And so we wonder, like Adrienne Maree Brown in Emergent Strategy, “How do we shift from individual, interpersonal, and inter-organizational anger toward viable, generative, sustainable systemic change?”4 This has been a guiding question: how? Our experimental answer has been to act with clear and deliberate action like our Mama’s Day campaign celebrating midwives of color in 2017, interrupting white supremacy in public forums in 2017 and 2018, coaching board members in leadership decisions since 2014, and convening groups of leaders of color at MANA in 2016, 2017 and most recently in 2018 with funding from the Birth Equity Leadership Academy. We have tried to answer this by showing up as the outsiders within.
We are still at the beginning of trying to figure this all out as a movement and as a society. Despite the many who have come before us and tried, manifestation of the world we envision is still on the horizon. MANA has not shifted its power dynamics, as evidenced by the most recent conference where confrontations around race surfaced in multiple forums. Our number one priority as a Division was to take clear and deliberate action demonstrating both that white supremacy is no longer acceptable and that another world is possible. Following the 2018 conference, based on action and lack of action, we believe that this is not a priority shared by the Board.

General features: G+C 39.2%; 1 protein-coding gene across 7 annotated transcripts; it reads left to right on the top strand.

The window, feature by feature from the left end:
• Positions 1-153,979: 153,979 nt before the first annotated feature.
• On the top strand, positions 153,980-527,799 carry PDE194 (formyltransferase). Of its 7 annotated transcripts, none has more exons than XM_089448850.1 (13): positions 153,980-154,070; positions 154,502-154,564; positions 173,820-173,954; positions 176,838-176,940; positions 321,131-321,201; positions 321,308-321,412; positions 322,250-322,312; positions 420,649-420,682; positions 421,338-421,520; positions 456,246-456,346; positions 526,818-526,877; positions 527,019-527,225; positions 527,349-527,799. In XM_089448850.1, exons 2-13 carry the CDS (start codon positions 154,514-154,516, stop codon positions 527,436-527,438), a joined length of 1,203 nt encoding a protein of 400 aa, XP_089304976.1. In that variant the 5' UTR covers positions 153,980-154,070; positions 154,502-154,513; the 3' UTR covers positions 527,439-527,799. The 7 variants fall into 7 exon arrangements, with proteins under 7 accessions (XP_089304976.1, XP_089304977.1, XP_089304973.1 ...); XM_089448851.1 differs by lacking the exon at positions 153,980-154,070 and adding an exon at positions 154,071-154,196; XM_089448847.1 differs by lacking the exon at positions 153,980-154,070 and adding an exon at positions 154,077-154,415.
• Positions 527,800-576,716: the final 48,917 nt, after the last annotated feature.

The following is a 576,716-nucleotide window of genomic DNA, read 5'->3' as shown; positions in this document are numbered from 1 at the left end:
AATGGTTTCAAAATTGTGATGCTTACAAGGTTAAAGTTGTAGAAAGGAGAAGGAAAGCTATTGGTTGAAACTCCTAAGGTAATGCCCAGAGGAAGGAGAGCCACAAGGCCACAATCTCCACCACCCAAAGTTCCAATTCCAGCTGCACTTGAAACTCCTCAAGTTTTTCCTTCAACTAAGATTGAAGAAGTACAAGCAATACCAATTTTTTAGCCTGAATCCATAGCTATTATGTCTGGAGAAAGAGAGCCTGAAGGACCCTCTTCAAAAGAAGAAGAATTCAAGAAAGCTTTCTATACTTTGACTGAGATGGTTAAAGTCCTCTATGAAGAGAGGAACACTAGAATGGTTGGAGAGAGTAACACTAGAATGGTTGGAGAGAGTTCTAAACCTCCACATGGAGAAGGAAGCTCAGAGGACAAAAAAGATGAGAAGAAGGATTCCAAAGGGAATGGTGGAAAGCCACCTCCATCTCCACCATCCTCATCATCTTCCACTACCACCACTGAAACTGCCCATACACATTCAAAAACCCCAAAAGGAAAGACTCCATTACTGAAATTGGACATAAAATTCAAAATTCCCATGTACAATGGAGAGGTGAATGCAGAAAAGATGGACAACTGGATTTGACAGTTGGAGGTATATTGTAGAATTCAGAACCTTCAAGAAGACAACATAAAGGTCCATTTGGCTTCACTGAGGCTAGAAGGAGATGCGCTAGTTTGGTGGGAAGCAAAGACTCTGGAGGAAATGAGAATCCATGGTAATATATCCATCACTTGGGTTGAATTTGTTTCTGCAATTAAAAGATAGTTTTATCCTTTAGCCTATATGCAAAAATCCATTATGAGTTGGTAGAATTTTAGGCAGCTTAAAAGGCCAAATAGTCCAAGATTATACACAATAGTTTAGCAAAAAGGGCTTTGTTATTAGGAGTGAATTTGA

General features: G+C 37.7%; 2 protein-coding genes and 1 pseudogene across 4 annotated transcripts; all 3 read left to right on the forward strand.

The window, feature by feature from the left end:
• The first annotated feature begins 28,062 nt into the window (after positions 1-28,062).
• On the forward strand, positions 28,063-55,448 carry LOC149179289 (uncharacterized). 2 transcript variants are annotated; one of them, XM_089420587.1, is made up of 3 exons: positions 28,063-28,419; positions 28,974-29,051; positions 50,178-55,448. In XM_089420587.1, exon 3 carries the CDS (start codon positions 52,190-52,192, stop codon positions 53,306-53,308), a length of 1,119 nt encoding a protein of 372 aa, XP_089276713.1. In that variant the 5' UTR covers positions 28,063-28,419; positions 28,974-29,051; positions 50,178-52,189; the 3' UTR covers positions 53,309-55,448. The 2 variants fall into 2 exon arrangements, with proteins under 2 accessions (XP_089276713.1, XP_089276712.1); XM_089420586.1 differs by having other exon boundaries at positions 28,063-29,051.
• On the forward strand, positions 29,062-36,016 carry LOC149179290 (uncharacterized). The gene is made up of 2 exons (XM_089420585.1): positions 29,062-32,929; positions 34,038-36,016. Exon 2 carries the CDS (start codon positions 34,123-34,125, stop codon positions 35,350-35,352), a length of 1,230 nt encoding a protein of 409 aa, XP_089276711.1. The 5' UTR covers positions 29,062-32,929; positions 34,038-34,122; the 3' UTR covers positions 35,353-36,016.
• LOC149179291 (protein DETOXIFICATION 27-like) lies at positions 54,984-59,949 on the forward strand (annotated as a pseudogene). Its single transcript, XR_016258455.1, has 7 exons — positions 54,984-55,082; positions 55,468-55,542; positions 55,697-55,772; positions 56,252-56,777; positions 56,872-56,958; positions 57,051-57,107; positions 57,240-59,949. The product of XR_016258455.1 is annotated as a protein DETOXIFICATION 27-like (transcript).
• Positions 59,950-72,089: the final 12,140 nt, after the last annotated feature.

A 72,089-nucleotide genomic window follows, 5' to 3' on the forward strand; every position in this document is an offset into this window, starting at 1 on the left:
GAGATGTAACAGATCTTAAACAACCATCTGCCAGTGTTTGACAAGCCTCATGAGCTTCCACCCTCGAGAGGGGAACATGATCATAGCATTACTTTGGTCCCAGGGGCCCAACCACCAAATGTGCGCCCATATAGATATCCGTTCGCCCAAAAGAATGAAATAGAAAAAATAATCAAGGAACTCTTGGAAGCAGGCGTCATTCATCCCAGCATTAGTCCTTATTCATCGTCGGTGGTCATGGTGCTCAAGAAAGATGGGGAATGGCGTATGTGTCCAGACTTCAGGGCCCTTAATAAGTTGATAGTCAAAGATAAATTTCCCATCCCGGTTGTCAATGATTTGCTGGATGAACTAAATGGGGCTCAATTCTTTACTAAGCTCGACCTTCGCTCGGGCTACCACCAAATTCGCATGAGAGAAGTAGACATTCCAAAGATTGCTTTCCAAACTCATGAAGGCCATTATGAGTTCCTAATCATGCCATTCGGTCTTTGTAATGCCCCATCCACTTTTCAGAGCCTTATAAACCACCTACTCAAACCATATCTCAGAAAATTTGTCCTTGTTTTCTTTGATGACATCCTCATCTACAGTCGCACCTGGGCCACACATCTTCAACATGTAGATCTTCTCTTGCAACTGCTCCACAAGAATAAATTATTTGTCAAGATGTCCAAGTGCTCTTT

As a result, our efforts within MANA do not feel viable, generative or sustainable. We have determined that the best place for our work to continue is not as a Division of MANA, but through our own projects and organizations (more details soon). And while such a departure is certainly not new (recall the Midwives of Color Section at MANA who disbanded in 2012)5, each generation adds something to the generations who come before, and so we offer our footsteps and fingerprints and these words to those who come next.
While we don’t yet know what the next iteration of this work will look like, we will make sure that many projects already underway will continue, like supporting the leadership of midwives and student midwives of color, convening national stakeholder groups around equity, conducting trainings and workshops, and generating educational materials.
We each remain, as individuals and members of the various groups and organizations we represent, part of this ecology, in coalition and in relationship. And we will keep trying to figure out how to “intentionally change in ways that grow our capacity to embody the just and liberated worlds we long for.”6
Marinah Valenzuela Farrell
Farah Diaz Tello
1.Bernice Johnson Reagon, “Coalition Politics: Turning the Century,” Home Girls: A Black Feminist Anthology, Kitchen Table Women of Color Press (1983). (Available here).
2.Judith Pence Rooks, Midwifery and Childbirth in America, Temple University Press 1997.
3.If it is not obvious consider reading, Dorothy Roberts, Killing the Black Body, Vintage Books 1997.
4.Adrienne Maree Brown, Emergent Strategy, AK Press 2017.
5.See Keisha La’Nesha Goode, Birthing, Blackness, and the Body: Black Midwives and Experiential Continuities of Institutional Racism, p. 182 (October 2014) (PhD dissertation, City University of New York) (Available here)
6.Brown, supra note 3.